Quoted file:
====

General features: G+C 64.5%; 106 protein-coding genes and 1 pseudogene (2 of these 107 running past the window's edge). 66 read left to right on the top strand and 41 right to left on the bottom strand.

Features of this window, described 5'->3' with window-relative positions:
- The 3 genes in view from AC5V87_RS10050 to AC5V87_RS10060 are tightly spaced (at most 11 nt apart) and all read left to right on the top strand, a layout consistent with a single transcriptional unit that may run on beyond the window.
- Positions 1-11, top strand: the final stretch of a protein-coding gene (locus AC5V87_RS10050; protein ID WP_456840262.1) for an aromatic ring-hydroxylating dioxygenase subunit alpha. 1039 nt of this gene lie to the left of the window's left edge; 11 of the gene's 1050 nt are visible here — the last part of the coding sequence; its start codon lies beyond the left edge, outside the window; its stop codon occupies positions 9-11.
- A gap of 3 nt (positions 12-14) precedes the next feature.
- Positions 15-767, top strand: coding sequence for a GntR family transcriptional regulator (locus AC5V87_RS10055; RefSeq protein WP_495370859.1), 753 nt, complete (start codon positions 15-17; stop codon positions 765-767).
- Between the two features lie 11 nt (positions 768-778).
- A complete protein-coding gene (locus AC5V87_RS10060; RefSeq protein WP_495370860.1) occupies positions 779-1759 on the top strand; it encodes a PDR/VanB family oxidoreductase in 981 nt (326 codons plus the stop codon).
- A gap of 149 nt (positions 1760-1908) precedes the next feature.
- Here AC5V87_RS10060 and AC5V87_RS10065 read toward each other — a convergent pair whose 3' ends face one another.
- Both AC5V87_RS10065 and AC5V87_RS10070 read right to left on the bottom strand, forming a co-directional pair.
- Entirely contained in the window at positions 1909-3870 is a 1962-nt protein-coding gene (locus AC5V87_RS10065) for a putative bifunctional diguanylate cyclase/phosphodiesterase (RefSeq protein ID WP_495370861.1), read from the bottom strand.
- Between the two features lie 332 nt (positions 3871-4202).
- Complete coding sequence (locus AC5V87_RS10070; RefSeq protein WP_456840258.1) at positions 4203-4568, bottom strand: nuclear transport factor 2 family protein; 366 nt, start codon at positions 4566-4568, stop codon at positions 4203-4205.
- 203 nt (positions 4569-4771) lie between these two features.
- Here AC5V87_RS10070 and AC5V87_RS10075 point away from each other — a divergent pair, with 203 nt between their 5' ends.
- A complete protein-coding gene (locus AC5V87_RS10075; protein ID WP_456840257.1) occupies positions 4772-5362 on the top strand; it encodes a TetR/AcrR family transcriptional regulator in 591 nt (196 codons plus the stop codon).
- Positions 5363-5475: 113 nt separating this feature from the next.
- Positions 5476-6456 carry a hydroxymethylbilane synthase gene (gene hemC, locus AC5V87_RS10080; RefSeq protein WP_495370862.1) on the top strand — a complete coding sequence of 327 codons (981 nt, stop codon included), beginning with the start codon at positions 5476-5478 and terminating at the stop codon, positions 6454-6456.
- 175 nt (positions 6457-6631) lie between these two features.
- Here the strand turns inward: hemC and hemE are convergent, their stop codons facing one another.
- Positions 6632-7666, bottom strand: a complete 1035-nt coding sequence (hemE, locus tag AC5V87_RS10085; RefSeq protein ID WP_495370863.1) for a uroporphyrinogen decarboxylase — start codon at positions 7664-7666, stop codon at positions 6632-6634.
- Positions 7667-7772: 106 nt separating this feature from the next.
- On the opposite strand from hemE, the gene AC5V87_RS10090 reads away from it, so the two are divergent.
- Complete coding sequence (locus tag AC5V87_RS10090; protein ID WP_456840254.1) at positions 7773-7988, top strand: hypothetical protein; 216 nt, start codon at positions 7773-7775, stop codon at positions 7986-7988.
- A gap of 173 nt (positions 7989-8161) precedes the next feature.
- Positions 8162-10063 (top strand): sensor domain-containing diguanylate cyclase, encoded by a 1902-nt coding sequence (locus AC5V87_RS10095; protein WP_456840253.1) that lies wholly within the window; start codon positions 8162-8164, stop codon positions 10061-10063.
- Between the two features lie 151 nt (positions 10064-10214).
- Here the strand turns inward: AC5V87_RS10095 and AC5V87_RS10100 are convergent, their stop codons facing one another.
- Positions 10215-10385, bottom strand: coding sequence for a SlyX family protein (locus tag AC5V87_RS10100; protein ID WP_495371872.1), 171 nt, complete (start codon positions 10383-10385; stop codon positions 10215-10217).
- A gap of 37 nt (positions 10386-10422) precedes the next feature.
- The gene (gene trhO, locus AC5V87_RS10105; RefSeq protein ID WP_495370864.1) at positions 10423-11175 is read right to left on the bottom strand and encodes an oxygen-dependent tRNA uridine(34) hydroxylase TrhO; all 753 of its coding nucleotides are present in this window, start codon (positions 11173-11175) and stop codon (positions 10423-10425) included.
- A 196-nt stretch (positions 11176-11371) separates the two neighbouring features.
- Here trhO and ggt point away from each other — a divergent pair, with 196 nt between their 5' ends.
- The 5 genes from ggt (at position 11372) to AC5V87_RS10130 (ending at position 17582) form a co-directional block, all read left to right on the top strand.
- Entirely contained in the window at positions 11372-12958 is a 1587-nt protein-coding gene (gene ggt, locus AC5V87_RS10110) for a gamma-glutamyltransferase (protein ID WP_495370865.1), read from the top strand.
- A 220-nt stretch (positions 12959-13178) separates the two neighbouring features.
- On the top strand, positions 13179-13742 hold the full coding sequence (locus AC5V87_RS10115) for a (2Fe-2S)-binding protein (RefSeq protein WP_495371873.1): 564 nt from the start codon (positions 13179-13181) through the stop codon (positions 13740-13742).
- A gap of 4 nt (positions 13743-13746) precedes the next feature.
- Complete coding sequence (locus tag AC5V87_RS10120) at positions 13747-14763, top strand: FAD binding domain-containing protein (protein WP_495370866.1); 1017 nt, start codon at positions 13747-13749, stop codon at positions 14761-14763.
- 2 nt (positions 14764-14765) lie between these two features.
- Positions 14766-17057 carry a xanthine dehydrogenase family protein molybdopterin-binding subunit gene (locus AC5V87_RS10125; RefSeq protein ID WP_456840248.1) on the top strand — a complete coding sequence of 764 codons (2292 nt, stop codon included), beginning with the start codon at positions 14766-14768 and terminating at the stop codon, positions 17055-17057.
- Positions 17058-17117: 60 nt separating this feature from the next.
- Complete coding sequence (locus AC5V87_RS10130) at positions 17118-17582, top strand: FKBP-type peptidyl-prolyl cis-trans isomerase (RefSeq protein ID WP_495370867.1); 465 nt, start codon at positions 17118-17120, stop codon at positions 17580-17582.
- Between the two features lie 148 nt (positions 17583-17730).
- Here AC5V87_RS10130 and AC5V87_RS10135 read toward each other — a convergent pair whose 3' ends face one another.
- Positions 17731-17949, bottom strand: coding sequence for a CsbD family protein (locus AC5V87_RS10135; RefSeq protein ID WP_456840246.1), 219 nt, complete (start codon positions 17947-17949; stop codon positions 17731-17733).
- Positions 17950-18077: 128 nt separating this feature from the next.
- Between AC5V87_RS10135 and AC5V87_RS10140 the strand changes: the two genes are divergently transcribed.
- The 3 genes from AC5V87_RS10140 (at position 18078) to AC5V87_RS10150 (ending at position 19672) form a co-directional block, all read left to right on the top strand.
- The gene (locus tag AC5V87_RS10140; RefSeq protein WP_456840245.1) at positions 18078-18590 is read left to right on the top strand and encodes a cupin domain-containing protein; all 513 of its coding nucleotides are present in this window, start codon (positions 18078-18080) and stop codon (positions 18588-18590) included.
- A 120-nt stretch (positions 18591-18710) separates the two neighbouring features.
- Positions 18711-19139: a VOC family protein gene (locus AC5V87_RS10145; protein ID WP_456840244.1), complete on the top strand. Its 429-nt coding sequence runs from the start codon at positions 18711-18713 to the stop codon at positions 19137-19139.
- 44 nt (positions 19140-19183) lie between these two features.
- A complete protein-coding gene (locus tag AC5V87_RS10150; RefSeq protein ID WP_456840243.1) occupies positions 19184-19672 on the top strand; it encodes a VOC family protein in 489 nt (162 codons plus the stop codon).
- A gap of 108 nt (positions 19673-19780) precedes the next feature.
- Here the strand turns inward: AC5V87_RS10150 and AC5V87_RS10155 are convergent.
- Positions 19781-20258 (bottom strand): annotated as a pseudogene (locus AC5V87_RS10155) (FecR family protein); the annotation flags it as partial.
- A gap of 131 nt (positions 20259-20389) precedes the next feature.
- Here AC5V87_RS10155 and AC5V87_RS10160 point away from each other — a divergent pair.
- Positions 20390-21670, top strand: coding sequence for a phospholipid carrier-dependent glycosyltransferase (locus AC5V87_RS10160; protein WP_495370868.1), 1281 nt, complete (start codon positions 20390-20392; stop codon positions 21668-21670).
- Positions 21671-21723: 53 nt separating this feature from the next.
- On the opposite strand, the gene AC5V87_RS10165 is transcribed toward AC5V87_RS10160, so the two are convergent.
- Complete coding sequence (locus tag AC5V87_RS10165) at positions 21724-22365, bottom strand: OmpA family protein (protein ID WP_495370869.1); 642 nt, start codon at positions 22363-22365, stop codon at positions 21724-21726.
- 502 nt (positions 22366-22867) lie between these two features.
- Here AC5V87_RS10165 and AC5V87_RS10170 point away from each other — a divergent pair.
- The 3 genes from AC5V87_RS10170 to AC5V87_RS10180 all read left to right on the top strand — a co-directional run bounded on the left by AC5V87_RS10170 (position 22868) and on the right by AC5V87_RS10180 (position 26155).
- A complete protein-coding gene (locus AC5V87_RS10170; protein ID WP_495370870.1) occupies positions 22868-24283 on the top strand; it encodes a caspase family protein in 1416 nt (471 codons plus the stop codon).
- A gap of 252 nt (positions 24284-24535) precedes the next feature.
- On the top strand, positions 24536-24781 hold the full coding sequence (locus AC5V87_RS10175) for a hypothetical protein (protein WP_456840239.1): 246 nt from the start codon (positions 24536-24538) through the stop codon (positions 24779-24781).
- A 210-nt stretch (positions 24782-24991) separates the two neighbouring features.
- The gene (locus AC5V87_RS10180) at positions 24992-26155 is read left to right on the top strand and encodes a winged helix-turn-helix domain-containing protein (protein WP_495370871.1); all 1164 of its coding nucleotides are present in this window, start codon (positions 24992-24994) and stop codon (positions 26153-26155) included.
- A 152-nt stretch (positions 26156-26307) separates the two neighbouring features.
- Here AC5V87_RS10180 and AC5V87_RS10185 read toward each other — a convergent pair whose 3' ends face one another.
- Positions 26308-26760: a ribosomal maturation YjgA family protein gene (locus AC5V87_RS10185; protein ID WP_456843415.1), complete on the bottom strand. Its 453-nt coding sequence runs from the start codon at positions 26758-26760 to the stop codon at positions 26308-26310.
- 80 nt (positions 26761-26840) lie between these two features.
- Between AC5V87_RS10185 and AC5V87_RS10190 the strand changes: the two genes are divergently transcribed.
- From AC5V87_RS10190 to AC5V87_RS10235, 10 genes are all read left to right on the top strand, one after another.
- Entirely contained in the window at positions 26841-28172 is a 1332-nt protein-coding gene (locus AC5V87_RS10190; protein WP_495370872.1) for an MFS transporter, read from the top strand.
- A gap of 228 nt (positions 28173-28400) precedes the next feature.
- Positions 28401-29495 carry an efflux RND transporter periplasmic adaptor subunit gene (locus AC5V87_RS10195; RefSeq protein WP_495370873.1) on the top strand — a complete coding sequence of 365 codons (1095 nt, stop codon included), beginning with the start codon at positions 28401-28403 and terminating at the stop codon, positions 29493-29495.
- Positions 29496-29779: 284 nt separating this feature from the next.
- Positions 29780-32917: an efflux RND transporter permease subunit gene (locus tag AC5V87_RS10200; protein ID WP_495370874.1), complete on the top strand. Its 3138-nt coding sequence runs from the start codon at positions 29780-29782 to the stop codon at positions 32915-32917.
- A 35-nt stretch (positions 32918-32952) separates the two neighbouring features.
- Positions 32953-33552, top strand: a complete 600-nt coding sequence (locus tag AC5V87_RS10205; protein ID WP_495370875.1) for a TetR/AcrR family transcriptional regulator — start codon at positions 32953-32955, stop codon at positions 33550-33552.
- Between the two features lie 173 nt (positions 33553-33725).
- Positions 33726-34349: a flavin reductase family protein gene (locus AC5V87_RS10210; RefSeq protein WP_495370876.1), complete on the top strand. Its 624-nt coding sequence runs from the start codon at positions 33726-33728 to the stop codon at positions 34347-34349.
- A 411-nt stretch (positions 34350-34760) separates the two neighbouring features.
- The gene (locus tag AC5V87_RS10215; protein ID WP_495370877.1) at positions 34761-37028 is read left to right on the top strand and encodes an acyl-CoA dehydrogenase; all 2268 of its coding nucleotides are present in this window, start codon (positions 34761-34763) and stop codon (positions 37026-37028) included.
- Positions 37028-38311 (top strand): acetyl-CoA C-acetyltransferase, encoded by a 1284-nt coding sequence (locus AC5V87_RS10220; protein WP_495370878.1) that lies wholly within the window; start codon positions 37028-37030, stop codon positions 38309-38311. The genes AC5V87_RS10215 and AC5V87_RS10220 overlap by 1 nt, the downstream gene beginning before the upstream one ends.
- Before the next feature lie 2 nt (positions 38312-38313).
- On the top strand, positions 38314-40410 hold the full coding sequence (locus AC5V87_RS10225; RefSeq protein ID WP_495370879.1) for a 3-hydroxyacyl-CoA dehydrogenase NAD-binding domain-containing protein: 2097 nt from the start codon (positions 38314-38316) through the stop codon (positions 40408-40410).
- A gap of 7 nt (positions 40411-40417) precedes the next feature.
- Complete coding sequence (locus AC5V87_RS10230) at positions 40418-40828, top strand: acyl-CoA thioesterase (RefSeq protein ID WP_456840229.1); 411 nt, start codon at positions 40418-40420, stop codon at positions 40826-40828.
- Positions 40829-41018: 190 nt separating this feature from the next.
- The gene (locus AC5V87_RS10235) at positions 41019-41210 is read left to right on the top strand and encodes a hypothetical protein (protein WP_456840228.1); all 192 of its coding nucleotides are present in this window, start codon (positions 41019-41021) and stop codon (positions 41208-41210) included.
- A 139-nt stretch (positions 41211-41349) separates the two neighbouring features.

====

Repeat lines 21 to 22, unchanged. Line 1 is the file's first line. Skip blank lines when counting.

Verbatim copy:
- Here the strand turns inward: hemC and hemE are convergent, their stop codons facing one another.
- Positions 6632-7666, bottom strand: a complete 1035-nt coding sequence (hemE, locus tag AC5V87_RS10085; RefSeq protein ID WP_495370863.1) for a uroporphyrinogen decarboxylase — start codon at positions 7664-7666, stop codon at positions 6632-6634.